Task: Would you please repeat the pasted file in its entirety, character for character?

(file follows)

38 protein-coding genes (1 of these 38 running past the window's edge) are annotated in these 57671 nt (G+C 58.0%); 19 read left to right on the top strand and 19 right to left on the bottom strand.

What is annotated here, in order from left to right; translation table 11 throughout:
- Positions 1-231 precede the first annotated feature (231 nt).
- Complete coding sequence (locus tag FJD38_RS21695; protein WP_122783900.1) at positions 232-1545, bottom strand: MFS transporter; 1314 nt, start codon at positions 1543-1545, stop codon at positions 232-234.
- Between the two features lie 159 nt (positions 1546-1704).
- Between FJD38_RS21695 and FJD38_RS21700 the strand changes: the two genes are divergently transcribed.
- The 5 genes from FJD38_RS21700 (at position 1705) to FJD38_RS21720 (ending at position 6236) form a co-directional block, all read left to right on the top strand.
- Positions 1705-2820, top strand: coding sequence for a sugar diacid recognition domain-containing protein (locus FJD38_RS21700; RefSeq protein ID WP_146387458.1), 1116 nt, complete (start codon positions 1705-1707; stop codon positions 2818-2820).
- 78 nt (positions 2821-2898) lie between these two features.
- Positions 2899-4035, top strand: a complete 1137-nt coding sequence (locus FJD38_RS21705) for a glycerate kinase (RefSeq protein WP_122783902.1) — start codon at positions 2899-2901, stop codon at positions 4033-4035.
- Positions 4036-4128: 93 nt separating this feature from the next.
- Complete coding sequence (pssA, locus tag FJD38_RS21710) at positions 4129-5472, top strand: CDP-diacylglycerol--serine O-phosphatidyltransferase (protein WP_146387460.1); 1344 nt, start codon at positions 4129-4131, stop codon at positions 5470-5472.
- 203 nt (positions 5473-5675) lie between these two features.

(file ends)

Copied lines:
38 protein-coding genes (1 of these 38 running past the window's edge) are annotated in these 57671 nt (G+C 58.0%); 19 read left to right on the top strand and 19 right to left on the bottom strand.

What is annotated here, in order from left to right; translation table 11 throughout:
- Positions 1-231 precede the first annotated feature (231 nt).
- Complete coding sequence (locus tag FJD38_RS21695; protein WP_122783900.1) at positions 232-1545, bottom strand: MFS transporter; 1314 nt, start codon at positions 1543-1545, stop codon at positions 232-234.
- Between the two features lie 159 nt (positions 1546-1704).
- Between FJD38_RS21695 and FJD38_RS21700 the strand changes: the two genes are divergently transcribed.
- The 5 genes from FJD38_RS21700 (at position 1705) to FJD38_RS21720 (ending at position 6236) form a co-directional block, all read left to right on the top strand.
- Positions 1705-2820, top strand: coding sequence for a sugar diacid recognition domain-containing protein (locus FJD38_RS21700; RefSeq protein ID WP_146387458.1), 1116 nt, complete (start codon positions 1705-1707; stop codon positions 2818-2820).
- 78 nt (positions 2821-2898) lie between these two features.
- Positions 2899-4035, top strand: a complete 1137-nt coding sequence (locus FJD38_RS21705) for a glycerate kinase (RefSeq protein WP_122783902.1) — start codon at positions 2899-2901, stop codon at positions 4033-4035.
- Positions 4036-4128: 93 nt separating this feature from the next.
- Complete coding sequence (pssA, locus tag FJD38_RS21710) at positions 4129-5472, top strand: CDP-diacylglycerol--serine O-phosphatidyltransferase (protein WP_146387460.1); 1344 nt, start codon at positions 4129-4131, stop codon at positions 5470-5472.
- 203 nt (positions 5473-5675) lie between these two features.